Rick Perry’s presidential campaign may have fallen on hard times, but he has a plan for getting on track. It apparently includes presenting a bunch of sweeping policy proposals — which is counter-intuitive, given that Perry isn’t exactly the technocratic wonk of the Republican field.
But the Texas governor is giving this a shot anyway. First came the big speech on energy policy in Pennsylvania. Then there was the flat-tax speech in South Carolina. This morning, Perry unveiled a new plan in Iowa to “uproot and overhaul” the way D.C. operates on a structural level.
Gov. Rick Perry of Texas announced a proposal on Tuesday that ranks among the most radical plans to alter the federal government offered by any major Republican presidential candidate this year — and one that legal analysts say will almost surely never happen: making Congress operate part-time with half pay and ending lifetime tenure of federal judges.
“I don’t believe that Washington needs a new coat of paint, I think the whole place needs to be overhauled,” Mr. Perry said, speaking to applause from more than 100 people on the floor of the Schebler manufacturing plant. “I’m a true believer that we need to uproot, tear down and rebuild Washington, D.C., and our federal institutions.”
Tepid this isn’t. Perry wants to slash congressional pay, impose term limits on judges, mandates congressional super-majorities for any future tax increases, eliminate several cabinet agencies (if Perry can remember them), and establish what the governor calls a part-time “Citizen Congress.”
Some of this is unconstitutional; some of this wouldn’t stand a chance in Congress; and some of this is just kind of silly; but it’s this part-time “Citizen Congress” that stands out.
As Perry sees it, Congress has become too professional an institution — filled with experienced federal lawmakers and knowledgeable staffers who spend a lot of time on policymaking. This won’t do. In a part-time “Citizen Congress,” we’ll replace politicians with regular folks who won’t work that hard and won’t make much money.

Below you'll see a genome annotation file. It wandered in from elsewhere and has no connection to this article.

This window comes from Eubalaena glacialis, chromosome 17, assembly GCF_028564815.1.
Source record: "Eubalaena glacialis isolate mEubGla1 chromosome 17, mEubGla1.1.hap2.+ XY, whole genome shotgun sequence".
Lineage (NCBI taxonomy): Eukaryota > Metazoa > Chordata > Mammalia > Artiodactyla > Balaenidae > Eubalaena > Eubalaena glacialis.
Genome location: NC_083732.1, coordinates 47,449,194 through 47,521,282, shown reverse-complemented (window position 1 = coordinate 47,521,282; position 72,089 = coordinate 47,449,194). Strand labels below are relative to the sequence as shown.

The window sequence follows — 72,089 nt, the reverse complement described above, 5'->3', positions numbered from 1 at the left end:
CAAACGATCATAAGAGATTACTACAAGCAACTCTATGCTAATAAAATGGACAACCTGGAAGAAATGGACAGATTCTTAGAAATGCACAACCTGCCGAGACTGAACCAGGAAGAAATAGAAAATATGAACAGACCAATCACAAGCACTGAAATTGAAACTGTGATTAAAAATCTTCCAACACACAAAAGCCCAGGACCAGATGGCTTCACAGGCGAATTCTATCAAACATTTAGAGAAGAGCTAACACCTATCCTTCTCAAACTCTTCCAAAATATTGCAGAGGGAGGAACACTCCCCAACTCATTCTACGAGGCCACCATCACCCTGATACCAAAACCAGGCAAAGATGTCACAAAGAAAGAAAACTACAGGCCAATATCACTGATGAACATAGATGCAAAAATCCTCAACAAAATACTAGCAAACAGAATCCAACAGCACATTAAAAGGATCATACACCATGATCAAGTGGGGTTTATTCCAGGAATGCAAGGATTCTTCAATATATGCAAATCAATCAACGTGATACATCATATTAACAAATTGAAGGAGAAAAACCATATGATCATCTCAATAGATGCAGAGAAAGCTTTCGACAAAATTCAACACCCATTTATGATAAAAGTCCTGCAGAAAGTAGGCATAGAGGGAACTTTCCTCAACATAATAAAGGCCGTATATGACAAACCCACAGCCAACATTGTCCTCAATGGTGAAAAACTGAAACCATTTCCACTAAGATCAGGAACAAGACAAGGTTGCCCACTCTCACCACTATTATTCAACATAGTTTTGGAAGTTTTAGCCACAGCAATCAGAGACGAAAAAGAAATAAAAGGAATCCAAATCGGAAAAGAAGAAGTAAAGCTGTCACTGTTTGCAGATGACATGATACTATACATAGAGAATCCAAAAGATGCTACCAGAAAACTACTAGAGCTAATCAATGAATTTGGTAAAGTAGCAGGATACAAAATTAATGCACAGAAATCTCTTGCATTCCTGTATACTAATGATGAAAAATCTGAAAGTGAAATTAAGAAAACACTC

There may be some segments of the population who find this appealing, but they’re mistaken. As Jamelle Bouie explained, this is where Perry’s reform agenda “goes off the rails,” by inviting “corruption and incompetence.”
Legislating is hard work, and the value of a professional legislature is that it allows lawmakers to develop the skills and expertise necessary to write good laws. Decent pay factors into this — when lawmakers aren’t worried about paying the bills, they are less likely to respond to bribery, pay-for-play, and other forms of corruption.
Here’s what you would get by adopting Perry’s “reforms.” Already, congresspeople are buffeted with concerns from constituents and interest groups on a variety of policies, to say nothing of the pressure of fundraising and re-election. Absent the time to educate themselves or the staff necessary to collect information, something has to give, and more often than not, that something is independence. When lawmakers are pressed for time, resources, and cash, they’re far more likely to rely on lobbyists for information, and even written legislation. After all, of the people in or around government, lobbyists (and assorted advocates) have the most time and resources for changing the direction of policy. Professionalized legislatures aren’t perfect, but they stand as something of a bulwark to the undue influence of interest groups. Take that away, and you’ve turned Congress into an institution more porous than it already is.
Perhaps Perry hasn’t thought about all of this. Perhaps he has and he doesn’t care. After all, as E.J. Dionne explained this week, we’re talking about a GOP presidential candidate whose platform is based on “mindless opposition to government.”
Either way, the fact that Perry thinks his “uproot and overhaul” plan is a good idea speaks volumes about his vacuous ideology.